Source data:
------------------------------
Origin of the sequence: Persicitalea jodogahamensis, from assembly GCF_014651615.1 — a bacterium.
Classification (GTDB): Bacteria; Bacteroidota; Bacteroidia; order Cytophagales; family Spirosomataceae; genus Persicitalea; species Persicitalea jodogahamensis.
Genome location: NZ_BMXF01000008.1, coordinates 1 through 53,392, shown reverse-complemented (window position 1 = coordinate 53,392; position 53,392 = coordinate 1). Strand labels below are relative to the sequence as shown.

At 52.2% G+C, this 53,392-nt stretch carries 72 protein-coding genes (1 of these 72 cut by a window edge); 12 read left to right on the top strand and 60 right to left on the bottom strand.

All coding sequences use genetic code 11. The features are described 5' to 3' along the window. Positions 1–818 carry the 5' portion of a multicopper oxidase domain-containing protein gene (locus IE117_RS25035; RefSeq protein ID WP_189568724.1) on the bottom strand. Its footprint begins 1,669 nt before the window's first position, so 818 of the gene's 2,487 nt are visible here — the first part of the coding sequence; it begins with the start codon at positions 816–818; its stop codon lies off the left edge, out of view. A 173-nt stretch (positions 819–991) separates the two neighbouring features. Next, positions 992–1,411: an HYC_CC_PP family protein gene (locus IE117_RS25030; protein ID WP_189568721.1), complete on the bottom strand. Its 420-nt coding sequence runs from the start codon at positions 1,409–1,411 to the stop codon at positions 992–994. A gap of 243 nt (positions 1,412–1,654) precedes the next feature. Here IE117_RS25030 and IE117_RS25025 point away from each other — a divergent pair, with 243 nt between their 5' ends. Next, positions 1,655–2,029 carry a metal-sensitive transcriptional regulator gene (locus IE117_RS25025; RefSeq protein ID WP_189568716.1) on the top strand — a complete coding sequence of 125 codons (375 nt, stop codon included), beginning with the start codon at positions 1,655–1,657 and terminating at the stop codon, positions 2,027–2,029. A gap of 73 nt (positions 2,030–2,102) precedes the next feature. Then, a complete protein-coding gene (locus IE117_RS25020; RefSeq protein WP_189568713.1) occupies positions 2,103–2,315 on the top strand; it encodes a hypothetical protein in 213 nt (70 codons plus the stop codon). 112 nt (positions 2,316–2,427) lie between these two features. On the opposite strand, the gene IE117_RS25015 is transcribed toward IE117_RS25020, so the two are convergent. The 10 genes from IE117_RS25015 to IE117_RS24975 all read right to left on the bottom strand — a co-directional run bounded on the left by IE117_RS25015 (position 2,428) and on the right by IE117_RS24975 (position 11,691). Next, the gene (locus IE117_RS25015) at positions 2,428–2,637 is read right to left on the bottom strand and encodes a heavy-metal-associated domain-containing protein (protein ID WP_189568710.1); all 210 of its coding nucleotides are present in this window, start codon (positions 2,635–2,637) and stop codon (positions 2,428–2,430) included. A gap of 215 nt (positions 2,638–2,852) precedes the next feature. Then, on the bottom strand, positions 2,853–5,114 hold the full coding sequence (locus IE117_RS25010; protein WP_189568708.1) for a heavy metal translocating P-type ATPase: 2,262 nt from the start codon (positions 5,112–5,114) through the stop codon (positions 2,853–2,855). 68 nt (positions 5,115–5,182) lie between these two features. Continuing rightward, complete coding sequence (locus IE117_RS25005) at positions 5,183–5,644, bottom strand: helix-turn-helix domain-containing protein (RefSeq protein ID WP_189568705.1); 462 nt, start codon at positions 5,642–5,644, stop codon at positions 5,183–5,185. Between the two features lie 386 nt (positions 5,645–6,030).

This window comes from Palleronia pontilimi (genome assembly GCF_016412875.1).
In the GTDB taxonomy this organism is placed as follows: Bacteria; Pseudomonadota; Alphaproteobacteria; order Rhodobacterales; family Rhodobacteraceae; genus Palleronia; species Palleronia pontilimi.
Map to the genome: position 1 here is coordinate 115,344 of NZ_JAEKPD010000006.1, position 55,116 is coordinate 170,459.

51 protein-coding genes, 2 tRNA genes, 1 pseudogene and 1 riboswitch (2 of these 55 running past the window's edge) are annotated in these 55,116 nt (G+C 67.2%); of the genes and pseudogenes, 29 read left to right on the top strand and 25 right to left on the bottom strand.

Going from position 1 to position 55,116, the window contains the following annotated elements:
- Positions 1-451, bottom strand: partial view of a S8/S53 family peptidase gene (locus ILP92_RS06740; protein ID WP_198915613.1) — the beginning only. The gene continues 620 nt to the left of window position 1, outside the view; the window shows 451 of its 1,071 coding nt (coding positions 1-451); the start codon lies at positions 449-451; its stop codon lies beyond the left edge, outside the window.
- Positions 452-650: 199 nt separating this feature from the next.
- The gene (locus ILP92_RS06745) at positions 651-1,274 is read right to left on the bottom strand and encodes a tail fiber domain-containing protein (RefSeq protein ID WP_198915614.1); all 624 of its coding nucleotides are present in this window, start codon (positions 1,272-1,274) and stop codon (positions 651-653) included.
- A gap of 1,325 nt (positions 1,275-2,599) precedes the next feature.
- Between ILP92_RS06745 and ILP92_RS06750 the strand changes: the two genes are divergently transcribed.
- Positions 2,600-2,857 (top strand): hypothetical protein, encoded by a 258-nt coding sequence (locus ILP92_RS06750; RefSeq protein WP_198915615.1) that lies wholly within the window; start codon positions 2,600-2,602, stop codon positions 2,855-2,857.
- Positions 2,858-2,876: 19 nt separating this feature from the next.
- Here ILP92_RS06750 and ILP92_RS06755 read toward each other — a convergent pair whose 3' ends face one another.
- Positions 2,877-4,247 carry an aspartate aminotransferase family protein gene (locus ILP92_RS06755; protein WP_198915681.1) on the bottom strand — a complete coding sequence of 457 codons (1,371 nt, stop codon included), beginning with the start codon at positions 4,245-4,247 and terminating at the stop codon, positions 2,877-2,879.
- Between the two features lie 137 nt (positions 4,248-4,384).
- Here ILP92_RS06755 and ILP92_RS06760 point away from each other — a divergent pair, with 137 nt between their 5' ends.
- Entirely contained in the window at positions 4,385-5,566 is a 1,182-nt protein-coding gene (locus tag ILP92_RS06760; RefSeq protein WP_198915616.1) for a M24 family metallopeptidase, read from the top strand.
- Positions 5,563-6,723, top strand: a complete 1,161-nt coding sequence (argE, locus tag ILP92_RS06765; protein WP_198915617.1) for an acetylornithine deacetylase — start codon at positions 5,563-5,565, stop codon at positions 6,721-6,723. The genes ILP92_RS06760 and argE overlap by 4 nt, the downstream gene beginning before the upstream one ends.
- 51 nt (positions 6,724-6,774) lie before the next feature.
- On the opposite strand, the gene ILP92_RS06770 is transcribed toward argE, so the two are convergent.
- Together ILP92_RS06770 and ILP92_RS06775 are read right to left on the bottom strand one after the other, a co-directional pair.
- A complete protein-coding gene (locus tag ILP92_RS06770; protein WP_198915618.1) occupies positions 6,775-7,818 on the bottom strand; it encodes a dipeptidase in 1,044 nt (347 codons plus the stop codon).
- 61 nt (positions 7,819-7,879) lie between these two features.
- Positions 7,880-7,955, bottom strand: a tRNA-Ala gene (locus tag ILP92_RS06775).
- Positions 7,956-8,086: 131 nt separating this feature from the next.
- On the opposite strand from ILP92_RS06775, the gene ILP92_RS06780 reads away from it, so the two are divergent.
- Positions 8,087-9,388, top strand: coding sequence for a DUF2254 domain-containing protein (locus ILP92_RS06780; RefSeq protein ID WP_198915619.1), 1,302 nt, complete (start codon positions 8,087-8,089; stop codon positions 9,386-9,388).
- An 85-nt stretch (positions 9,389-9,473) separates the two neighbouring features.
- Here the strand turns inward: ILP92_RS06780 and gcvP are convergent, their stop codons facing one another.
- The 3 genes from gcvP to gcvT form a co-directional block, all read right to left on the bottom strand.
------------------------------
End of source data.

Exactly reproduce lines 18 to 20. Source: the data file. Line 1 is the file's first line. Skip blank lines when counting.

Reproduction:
- Here ILP92_RS06750 and ILP92_RS06755 read toward each other — a convergent pair whose 3' ends face one another.
- Positions 2,877-4,247 carry an aspartate aminotransferase family protein gene (locus ILP92_RS06755; protein WP_198915681.1) on the bottom strand — a complete coding sequence of 457 codons (1,371 nt, stop codon included), beginning with the start codon at positions 4,245-4,247 and terminating at the stop codon, positions 2,877-2,879.
- Between the two features lie 137 nt (positions 4,248-4,384).